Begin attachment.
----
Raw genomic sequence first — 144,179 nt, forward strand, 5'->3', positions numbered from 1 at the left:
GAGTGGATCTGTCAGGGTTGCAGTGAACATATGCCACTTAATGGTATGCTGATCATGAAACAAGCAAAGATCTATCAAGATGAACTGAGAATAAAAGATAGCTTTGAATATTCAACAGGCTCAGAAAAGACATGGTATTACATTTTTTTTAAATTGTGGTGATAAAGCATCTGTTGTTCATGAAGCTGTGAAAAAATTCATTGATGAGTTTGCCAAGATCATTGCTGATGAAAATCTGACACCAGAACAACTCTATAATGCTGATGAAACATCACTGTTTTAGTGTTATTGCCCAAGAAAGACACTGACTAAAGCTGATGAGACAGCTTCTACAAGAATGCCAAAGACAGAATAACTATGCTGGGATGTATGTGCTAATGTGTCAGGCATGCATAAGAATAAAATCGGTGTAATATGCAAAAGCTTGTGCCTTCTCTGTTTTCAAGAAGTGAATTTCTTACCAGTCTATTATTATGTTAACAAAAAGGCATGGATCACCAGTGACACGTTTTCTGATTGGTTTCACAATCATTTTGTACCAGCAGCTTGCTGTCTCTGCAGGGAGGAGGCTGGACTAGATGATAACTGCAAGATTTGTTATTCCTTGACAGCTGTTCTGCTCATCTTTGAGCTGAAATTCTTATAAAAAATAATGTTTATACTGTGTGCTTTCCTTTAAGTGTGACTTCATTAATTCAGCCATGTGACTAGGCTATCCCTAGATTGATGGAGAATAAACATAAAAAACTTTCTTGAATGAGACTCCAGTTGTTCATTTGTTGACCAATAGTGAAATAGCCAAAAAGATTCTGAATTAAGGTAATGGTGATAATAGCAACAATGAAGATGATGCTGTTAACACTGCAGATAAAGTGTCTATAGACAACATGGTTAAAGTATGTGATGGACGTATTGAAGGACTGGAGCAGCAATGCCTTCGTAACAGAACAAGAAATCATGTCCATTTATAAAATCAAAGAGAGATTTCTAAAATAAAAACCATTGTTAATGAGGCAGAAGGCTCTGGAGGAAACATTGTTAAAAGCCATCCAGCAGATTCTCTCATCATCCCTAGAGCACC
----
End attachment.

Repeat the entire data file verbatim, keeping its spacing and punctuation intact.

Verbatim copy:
Raw genomic sequence first — 144,179 nt, forward strand, 5'->3', positions numbered from 1 at the left:
GAGTGGATCTGTCAGGGTTGCAGTGAACATATGCCACTTAATGGTATGCTGATCATGAAACAAGCAAAGATCTATCAAGATGAACTGAGAATAAAAGATAGCTTTGAATATTCAACAGGCTCAGAAAAGACATGGTATTACATTTTTTTTAAATTGTGGTGATAAAGCATCTGTTGTTCATGAAGCTGTGAAAAAATTCATTGATGAGTTTGCCAAGATCATTGCTGATGAAAATCTGACACCAGAACAACTCTATAATGCTGATGAAACATCACTGTTTTAGTGTTATTGCCCAAGAAAGACACTGACTAAAGCTGATGAGACAGCTTCTACAAGAATGCCAAAGACAGAATAACTATGCTGGGATGTATGTGCTAATGTGTCAGGCATGCATAAGAATAAAATCGGTGTAATATGCAAAAGCTTGTGCCTTCTCTGTTTTCAAGAAGTGAATTTCTTACCAGTCTATTATTATGTTAACAAAAAGGCATGGATCACCAGTGACACGTTTTCTGATTGGTTTCACAATCATTTTGTACCAGCAGCTTGCTGTCTCTGCAGGGAGGAGGCTGGACTAGATGATAACTGCAAGATTTGTTATTCCTTGACAGCTGTTCTGCTCATCTTTGAGCTGAAATTCTTATAAAAAATAATGTTTATACTGTGTGCTTTCCTTTAAGTGTGACTTCATTAATTCAGCCATGTGACTAGGCTATCCCTAGATTGATGGAGAATAAACATAAAAAACTTTCTTGAATGAGACTCCAGTTGTTCATTTGTTGACCAATAGTGAAATAGCCAAAAAGATTCTGAATTAAGGTAATGGTGATAATAGCAACAATGAAGATGATGCTGTTAACACTGCAGATAAAGTGTCTATAGACAACATGGTTAAAGTATGTGATGGACGTATTGAAGGACTGGAGCAGCAATGCCTTCGTAACAGAACAAGAAATCATGTCCATTTATAAAATCAAAGAGAGATTTCTAAAATAAAAACCATTGTTAATGAGGCAGAAGGCTCTGGAGGAAACATTGTTAAAAGCCATCCAGCAGATTCTCTCATCATCCCTAGAGCACC